Wooded trail

Terra Rathai

“Contemplate the workings of this world, listen to the words of the wise, and take all that is good as your own. With this as your base, open your own door to truth. Do not overlook the truth that is right before you… Learn from holy books and wise people. Everything-even mountains, rivers, plants and trees -should be your teacher.”

~ Morihei Ueshiba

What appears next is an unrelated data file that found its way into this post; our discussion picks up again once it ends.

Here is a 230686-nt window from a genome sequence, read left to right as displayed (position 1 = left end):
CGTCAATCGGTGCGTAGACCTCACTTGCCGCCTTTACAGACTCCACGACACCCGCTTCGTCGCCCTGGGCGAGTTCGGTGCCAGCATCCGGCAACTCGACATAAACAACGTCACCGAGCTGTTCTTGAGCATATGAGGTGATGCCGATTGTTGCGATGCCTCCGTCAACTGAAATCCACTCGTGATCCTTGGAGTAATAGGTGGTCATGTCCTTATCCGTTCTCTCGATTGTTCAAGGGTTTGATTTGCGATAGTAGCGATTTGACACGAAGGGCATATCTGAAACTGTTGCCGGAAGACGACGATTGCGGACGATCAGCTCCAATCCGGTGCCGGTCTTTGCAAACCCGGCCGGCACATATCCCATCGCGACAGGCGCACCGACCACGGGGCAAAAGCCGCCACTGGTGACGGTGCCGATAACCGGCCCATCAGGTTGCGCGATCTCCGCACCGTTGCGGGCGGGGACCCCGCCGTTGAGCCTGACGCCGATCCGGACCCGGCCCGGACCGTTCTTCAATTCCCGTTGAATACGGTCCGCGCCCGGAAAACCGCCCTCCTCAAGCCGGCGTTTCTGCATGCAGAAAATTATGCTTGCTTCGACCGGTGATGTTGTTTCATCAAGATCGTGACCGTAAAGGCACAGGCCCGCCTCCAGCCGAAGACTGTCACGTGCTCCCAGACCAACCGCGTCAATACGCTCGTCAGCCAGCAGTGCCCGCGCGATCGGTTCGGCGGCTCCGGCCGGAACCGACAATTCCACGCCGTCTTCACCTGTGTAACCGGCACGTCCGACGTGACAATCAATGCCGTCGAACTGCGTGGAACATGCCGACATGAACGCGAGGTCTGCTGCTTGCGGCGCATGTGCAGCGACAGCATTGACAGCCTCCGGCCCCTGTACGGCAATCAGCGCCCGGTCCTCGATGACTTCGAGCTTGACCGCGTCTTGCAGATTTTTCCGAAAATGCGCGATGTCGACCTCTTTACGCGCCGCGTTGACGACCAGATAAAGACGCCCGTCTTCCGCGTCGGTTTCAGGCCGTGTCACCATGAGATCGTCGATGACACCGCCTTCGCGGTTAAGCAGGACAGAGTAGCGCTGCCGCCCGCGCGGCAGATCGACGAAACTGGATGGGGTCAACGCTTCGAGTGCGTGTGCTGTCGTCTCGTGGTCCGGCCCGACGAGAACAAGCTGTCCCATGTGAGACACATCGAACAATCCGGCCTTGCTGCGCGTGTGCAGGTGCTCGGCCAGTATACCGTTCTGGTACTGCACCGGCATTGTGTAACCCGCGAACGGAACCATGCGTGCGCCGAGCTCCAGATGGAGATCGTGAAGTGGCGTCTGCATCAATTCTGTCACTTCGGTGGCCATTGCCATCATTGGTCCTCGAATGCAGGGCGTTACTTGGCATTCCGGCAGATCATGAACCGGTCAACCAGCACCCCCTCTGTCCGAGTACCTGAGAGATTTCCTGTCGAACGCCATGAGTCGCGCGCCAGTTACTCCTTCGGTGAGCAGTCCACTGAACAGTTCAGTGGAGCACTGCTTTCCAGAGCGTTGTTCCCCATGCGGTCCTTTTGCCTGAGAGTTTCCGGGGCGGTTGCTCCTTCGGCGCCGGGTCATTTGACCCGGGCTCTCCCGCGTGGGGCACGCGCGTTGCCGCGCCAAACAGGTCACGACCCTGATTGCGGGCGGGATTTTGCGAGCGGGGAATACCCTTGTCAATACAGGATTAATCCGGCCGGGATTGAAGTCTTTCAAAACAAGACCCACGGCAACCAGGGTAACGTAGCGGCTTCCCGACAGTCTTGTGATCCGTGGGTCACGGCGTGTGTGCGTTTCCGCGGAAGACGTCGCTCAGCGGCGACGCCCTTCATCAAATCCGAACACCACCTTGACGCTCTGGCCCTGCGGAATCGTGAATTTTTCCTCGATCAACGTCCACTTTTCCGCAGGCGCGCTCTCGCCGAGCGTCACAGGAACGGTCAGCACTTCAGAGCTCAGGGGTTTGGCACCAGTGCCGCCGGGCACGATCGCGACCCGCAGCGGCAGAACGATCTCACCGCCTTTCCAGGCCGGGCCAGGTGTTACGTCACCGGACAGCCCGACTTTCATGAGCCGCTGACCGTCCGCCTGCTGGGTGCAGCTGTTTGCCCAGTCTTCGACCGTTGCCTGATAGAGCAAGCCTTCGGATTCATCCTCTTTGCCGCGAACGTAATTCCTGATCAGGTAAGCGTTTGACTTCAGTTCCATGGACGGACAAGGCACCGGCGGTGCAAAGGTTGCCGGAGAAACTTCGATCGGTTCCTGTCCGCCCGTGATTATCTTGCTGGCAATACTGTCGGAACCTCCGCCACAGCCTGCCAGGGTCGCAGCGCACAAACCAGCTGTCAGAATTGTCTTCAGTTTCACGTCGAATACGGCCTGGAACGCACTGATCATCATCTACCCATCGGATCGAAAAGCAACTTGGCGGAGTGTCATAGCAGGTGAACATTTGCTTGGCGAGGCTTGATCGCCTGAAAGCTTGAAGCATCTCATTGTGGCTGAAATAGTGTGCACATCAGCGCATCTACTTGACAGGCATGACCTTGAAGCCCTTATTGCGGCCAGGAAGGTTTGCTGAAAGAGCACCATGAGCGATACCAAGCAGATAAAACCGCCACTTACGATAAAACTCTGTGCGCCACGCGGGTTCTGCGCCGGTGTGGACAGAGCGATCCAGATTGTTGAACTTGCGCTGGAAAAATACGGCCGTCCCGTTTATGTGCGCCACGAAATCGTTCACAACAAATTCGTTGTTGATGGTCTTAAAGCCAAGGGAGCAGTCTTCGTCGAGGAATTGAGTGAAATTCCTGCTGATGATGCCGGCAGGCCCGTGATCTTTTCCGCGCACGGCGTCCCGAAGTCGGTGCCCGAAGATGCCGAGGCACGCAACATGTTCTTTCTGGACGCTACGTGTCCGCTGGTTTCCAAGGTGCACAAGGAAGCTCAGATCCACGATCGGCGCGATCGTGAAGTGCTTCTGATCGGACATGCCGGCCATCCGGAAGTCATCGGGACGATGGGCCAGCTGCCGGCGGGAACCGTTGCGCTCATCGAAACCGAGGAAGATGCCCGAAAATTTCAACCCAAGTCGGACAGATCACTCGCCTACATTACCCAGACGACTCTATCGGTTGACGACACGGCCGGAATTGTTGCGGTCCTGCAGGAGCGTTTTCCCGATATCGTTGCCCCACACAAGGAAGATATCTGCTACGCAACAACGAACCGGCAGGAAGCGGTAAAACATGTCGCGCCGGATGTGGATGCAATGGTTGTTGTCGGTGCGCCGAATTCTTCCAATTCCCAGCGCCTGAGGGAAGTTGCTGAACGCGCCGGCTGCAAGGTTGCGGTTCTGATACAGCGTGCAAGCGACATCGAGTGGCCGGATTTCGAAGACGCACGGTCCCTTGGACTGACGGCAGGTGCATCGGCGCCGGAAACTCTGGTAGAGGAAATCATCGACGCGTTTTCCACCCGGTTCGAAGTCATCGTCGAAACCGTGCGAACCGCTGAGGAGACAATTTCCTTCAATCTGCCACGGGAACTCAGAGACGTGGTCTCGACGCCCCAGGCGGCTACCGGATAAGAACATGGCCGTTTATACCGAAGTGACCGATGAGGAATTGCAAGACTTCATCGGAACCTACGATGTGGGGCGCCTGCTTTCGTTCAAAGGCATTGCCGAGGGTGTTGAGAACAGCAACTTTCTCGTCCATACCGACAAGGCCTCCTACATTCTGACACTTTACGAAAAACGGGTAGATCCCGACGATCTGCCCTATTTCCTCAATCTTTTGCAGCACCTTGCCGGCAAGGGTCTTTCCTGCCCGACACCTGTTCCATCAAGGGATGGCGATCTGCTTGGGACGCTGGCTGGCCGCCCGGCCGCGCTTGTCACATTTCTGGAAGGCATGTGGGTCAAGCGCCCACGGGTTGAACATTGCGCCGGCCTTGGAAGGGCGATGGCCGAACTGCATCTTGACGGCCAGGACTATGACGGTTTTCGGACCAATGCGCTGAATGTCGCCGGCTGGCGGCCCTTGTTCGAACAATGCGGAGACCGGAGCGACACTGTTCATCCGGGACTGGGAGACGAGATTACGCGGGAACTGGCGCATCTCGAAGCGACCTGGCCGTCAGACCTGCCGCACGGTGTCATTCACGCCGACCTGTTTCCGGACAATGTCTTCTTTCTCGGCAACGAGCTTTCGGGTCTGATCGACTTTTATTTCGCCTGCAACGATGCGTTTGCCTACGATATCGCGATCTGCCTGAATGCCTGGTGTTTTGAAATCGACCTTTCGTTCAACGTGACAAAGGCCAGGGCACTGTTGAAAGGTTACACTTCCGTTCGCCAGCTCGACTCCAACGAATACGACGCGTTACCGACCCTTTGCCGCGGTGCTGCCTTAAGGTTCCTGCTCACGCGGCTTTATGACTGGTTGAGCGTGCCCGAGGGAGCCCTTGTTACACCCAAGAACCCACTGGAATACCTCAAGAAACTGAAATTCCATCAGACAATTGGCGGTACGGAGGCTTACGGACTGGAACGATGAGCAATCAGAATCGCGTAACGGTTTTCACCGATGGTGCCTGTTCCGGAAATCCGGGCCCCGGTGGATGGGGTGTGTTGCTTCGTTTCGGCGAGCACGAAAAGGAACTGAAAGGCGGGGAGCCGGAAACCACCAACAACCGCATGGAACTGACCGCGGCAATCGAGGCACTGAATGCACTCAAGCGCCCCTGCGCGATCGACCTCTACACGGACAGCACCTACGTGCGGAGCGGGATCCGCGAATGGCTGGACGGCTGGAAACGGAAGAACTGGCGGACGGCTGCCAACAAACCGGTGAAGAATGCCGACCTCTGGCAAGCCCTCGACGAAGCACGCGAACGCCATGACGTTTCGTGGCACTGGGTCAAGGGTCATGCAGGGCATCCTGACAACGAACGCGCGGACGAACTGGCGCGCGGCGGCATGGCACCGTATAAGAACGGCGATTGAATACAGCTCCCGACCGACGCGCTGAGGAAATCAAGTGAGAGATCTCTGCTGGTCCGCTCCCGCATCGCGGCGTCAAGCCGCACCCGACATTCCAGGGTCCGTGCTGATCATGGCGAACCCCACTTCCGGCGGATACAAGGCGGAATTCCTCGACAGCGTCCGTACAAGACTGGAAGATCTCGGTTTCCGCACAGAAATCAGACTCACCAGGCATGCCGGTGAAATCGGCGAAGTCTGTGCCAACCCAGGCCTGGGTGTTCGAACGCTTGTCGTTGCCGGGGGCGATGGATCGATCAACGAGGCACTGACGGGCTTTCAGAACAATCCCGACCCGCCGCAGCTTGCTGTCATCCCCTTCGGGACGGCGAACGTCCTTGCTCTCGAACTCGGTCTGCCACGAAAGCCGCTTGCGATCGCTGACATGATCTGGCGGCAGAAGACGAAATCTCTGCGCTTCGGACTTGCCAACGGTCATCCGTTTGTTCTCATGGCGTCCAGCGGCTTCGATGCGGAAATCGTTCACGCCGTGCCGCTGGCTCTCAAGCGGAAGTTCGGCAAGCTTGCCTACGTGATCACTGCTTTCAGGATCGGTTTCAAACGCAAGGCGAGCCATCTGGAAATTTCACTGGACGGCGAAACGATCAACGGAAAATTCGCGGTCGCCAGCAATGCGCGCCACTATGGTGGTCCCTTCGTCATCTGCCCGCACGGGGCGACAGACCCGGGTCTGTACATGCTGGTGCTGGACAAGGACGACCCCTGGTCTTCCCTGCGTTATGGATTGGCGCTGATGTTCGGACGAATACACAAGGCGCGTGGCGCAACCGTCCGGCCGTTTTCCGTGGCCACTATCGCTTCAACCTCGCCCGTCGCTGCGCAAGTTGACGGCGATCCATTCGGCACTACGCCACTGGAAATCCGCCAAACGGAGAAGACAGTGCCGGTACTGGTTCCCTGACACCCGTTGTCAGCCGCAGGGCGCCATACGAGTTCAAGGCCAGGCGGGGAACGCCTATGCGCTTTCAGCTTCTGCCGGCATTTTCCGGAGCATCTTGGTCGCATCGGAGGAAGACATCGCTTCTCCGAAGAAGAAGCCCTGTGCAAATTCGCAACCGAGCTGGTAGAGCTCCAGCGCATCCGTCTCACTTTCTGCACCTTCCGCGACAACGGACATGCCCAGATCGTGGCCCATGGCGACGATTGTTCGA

The challenging psychological pilgrimage born in my childhood, kindled by my introspective nature and toughened in the harsh weather of my emotional pain, would prove to be a serious inspiration for my becoming a more authentic and self-aware human being as well as an empathic psychotherapist. It helped me to develop a keen capacity for witnessing subtle details in both my intrapsychic and external world. It encouraged me to deepen my understanding of the thicket of my mind, its twisting and tangling undergrowth. It provoked me to hybridize and refine my felt and conceptual insights into the human psyche. It tenderized me toward beginning to care about others, their psychological struggles. The arduous experiences of my youth and my chosen ways of relating to my psyche and coping with my own suffering were revealing themselves to be a useful hothouse for my growth as a soulful person.